Causes or Associated Conditions
There is thought to be four periods in
a woman’s reproductive years where
there are hormonal changes that could account
for fibroid stimulation.
Puberty, a period of anovulation, is a
time early in life when the pituitary-ovarian
axis is not yet synchronized, thereby producing
cycles of estrogen dominance. This increased
estrogen environment may well trigger a
mechanism for the formation or growth of
Pregnancy is a nine month period when
estrogen, progesterone or other growth hormones
are excessively produced and give rise to
rapid growth of uterine fibroids. By eight
weeks post-partum, many of these fibroids
have significantly decreased in size, suggesting
that this increased/decreased hormonal phenomena
gave rise to these changes.
Obesity is a commonly associated with
fibroids in the reproductive years of women.
Again this condition produces an estrogen
dominant condition, because in fat (adipose)
tissue, the circulating androgens are converted
to an estrogen (estrone) and can cause an
asynchrony of the pituitary-ovarian axis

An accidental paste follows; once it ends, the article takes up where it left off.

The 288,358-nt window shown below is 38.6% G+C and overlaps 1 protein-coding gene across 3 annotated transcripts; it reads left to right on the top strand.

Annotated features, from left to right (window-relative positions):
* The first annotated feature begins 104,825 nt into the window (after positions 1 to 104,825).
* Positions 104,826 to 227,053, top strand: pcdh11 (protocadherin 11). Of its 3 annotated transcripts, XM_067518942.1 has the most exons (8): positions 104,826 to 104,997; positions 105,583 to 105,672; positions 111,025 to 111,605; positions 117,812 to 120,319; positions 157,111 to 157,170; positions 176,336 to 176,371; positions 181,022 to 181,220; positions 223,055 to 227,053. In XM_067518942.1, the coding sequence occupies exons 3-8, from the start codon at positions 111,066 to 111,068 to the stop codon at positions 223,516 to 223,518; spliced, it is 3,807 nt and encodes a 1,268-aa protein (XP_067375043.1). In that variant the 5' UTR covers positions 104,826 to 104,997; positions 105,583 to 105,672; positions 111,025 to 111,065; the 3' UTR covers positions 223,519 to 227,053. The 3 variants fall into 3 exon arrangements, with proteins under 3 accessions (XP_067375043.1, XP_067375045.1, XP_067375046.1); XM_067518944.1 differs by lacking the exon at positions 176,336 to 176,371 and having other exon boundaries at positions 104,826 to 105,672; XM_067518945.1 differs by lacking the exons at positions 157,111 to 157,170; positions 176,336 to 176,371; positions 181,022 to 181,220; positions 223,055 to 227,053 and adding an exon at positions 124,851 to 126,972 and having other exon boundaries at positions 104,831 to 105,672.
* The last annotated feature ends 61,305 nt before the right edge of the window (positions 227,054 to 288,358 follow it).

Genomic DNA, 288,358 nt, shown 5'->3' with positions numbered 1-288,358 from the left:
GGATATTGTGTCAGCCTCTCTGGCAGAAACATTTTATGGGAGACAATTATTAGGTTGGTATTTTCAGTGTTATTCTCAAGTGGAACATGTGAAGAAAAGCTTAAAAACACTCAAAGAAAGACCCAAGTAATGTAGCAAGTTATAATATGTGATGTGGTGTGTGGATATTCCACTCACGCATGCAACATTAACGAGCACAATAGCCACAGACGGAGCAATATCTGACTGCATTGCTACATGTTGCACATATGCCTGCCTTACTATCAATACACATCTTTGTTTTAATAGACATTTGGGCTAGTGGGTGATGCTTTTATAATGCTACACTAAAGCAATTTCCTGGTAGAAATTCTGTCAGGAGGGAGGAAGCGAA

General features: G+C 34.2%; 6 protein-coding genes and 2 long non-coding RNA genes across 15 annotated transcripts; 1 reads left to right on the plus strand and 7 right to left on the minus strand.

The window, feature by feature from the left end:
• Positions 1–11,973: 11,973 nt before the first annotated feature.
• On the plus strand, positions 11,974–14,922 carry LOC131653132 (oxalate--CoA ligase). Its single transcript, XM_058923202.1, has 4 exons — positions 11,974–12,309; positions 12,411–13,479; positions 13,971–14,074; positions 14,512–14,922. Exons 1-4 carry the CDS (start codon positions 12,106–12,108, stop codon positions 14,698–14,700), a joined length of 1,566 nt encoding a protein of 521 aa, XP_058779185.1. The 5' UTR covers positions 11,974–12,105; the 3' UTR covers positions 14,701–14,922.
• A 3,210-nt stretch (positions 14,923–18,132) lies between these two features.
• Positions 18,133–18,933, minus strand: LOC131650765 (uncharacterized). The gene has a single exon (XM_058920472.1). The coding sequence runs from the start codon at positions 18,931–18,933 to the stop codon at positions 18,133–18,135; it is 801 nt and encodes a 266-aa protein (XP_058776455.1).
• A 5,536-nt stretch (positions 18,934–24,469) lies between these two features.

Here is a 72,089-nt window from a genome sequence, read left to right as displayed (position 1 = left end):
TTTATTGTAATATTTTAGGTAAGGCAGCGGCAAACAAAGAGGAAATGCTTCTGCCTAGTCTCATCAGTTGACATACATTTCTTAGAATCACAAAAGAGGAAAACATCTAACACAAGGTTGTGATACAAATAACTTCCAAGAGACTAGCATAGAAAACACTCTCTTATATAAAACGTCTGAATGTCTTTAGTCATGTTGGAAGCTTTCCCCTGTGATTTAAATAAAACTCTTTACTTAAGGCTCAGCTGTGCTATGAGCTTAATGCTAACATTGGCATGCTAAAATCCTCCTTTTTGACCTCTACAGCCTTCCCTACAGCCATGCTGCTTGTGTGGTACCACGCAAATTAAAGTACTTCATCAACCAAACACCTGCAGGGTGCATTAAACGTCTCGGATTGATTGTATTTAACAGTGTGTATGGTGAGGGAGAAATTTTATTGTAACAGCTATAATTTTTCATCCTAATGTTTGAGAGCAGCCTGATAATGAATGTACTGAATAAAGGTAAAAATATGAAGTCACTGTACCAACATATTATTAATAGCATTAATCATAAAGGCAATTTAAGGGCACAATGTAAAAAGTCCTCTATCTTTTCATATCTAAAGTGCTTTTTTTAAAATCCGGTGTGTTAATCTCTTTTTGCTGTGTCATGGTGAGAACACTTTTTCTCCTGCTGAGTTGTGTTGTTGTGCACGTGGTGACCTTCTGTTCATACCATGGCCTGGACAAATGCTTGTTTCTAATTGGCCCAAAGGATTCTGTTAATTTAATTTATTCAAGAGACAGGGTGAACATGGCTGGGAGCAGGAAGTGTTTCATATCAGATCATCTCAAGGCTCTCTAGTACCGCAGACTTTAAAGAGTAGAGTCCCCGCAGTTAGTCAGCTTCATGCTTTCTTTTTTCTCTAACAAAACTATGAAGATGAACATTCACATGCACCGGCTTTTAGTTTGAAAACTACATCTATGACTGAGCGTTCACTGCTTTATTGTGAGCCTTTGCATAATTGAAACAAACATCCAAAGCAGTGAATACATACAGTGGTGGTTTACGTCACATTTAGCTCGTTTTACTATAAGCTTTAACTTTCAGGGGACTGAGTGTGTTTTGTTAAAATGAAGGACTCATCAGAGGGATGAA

and estrogen dominance. This can also lead
to anovulation and infertility.
Premenopause or the transitional years
is that time later in the reproductive life
cycle where again there is estrogen dominance
as a result of anovulation. This increased
estrogen environment triggers some mechanism
to cause increased growth of uterine fibroids.
It is also interesting that with the onset
of menopause, a hypoestrogenic environment,
many of these enlarged uterine fibroids
will decrease in size (unless the woman
goes on estrogen replacement therapy).
Finally, there are environmental factors,
called hormone disruptors, which may act
as hormones in the body or interfere with
hormonal actions and cause the growth of
uterine fibroids. Additionally, eating foods
with estrogens, or estrogen-like compounds
are being associated with stimulation. DDT
and other organic chemicals are examples
of hormonal disruptors.
Stress may also be a factor which interferes
with the normal pituitary-ovarian axis and
therefore produces an estrogen dominant
environment which can contribute to fibroid
Inheritance is factor that may have an affect
upon a woman having fibroids. Many women
who have fibroids reveal that their mothers
and sisters also had fibroids.
These conditions, along with genetic patterns,
are currently being studied at the Center
for Bioenvironmental Research at Tulane
University in New Orleans. The research
is being conducted in collaboration with
Dr. Myron Moorehead of The Women's Laser
Institute and The Fibroid Center of New